Questioning the Media and Public Discourse: Reshaping Attention and Inclusion Strategies for Refugees

August 04, 2022

Columbia Global Centers | Istanbul, in collaboration with Columbia University’s Center for Sustainable Development (CSD) and School of Social Work, hosted a hybrid event on forced migration and possible innovative solutions in social inclusion on July 7. Professor E. Nezih Orhon presented a talk on the Reshaping Attention and Inclusion Strategies for Refugees (RAISD) Project while reflecting on media and public discourse. The event was moderated by Dr. Anindita Dasgupta, from the Columbia School of Social Work.

Following the opening remarks of Professor Yanis Ben Amor, Executive Director of CSD, Prof. Orhon spoke about the historical overview of Syrian migration and gave the timeline of media and public discourse within the context of refugees in Turkey. He mentioned the common stereotypes and narratives portrayed through media in Turkey towards refugees. “Everyone has an idea about refugees,” said Prof. Orhon as he highlighted the absence of their personal experiences, “even if they have shared a moment with them or not.” Moreover, he also emphasized that “there is no single voice of the refugees”.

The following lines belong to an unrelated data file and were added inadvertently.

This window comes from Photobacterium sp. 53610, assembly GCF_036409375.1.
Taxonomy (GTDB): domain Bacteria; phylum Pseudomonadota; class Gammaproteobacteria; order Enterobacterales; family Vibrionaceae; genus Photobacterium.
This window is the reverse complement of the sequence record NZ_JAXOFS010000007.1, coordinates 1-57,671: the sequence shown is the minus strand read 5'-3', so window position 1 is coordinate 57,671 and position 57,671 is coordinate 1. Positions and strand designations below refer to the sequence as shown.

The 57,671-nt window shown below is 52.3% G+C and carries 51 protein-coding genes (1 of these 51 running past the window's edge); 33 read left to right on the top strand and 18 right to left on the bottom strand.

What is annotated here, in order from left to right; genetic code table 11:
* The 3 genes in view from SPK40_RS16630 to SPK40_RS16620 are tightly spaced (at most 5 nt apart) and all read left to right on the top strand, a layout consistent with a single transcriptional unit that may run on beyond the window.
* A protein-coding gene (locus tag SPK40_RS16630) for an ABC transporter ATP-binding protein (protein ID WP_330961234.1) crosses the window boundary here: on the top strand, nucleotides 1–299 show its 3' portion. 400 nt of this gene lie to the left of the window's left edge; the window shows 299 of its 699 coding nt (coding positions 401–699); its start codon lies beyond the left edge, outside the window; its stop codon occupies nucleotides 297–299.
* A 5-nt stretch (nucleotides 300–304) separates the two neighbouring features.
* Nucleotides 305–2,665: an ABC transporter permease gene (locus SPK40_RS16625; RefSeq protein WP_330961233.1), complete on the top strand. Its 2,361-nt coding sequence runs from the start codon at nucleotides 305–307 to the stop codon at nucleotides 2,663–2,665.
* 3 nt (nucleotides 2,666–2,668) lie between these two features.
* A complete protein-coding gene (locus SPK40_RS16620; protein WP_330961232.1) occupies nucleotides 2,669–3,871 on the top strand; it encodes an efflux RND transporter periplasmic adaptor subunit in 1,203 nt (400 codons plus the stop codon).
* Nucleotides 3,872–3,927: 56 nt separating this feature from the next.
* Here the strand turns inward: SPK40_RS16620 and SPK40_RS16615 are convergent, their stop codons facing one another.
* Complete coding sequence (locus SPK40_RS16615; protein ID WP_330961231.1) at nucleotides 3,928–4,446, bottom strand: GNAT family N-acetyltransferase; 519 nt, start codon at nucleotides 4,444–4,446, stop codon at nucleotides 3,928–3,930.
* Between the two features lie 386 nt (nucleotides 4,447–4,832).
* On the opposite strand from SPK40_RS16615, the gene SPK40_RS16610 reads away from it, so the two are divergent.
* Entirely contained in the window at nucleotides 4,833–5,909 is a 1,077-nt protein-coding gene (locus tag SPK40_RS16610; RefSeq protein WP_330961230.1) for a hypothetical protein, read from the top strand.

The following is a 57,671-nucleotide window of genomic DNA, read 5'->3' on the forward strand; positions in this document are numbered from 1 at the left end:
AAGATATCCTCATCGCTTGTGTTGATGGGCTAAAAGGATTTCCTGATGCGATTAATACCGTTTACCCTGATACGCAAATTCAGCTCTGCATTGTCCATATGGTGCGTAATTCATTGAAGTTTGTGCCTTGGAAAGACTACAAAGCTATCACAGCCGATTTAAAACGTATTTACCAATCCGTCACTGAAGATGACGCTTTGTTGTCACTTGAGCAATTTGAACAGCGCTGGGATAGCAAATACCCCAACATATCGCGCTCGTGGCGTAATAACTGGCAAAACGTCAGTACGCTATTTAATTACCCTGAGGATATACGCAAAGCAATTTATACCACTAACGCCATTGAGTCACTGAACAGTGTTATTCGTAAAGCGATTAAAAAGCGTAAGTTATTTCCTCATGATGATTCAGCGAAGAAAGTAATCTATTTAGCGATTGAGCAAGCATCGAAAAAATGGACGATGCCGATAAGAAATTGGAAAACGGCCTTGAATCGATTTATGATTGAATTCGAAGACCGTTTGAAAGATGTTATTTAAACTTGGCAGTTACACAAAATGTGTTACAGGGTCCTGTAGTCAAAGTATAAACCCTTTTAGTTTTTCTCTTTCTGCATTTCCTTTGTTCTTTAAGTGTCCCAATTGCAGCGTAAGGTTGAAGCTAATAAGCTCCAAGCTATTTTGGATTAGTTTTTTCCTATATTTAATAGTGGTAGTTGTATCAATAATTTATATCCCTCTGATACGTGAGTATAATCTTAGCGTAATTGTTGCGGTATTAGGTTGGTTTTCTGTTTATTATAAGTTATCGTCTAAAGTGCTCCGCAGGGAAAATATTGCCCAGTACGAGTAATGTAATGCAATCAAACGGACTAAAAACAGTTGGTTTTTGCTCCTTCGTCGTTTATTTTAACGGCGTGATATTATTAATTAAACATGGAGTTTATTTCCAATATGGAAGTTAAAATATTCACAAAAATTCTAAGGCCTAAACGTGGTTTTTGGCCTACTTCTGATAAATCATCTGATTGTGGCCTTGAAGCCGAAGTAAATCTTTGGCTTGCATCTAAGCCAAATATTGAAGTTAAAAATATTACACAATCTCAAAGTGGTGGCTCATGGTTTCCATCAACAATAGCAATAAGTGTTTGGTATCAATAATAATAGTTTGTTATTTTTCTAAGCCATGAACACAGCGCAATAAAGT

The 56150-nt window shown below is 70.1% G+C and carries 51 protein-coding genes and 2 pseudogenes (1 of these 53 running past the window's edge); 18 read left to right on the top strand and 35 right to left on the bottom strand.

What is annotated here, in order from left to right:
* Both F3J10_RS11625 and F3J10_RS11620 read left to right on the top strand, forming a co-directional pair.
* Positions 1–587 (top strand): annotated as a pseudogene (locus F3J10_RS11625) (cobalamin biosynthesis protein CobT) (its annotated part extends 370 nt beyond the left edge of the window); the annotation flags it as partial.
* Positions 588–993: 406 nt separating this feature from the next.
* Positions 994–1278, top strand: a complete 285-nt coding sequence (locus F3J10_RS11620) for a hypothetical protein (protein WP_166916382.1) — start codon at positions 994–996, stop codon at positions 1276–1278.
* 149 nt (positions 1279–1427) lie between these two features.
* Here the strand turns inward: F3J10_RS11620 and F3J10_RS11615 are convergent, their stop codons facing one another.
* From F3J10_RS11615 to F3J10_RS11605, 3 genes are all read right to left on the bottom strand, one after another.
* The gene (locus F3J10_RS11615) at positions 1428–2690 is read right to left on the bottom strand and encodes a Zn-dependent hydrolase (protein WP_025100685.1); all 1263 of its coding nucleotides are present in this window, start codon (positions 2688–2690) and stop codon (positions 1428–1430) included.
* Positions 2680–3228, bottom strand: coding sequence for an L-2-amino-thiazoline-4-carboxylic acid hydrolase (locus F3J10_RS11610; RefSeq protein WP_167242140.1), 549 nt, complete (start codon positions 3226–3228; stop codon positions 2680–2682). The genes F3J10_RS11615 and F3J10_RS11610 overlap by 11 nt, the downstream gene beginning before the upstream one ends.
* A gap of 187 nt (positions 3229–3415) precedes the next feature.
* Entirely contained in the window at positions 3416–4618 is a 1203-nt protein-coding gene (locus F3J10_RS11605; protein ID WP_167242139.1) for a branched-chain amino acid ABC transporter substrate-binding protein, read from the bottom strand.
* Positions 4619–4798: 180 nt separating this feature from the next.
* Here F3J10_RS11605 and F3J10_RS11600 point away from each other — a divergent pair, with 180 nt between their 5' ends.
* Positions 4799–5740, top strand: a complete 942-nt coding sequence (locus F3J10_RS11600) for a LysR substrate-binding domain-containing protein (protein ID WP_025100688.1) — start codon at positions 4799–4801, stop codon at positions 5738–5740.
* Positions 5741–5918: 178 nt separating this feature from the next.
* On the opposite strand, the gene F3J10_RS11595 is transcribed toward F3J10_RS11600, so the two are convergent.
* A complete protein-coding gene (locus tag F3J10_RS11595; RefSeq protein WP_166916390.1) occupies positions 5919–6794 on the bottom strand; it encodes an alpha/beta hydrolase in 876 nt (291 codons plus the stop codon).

Prof. Orhon went on to argue that “there is a great need for a joint problem-solving approach to rehumanize Syrian refugees” and explained the research methods used during the three-year RAISD project, which is supported by the European Commission’s Horizon 2020. The main objective of the project was to find innovative solutions for the attention and inclusion of distinctively vulnerable groups among forcibly displaced people. The RAISD project collaborated with seven countries to understand the variability in defining vulnerable groups and their specific challenges and needs throughout different regions. In addition, Prof. Orhon highlighted the importance of inclusion strategies and collaborative research software for addressing the specific needs of refugees/migrants and uplifting their voices.

The seminar is available here.

Contributed by Brooke Coskuner, Columbia University Mailman School of Public Health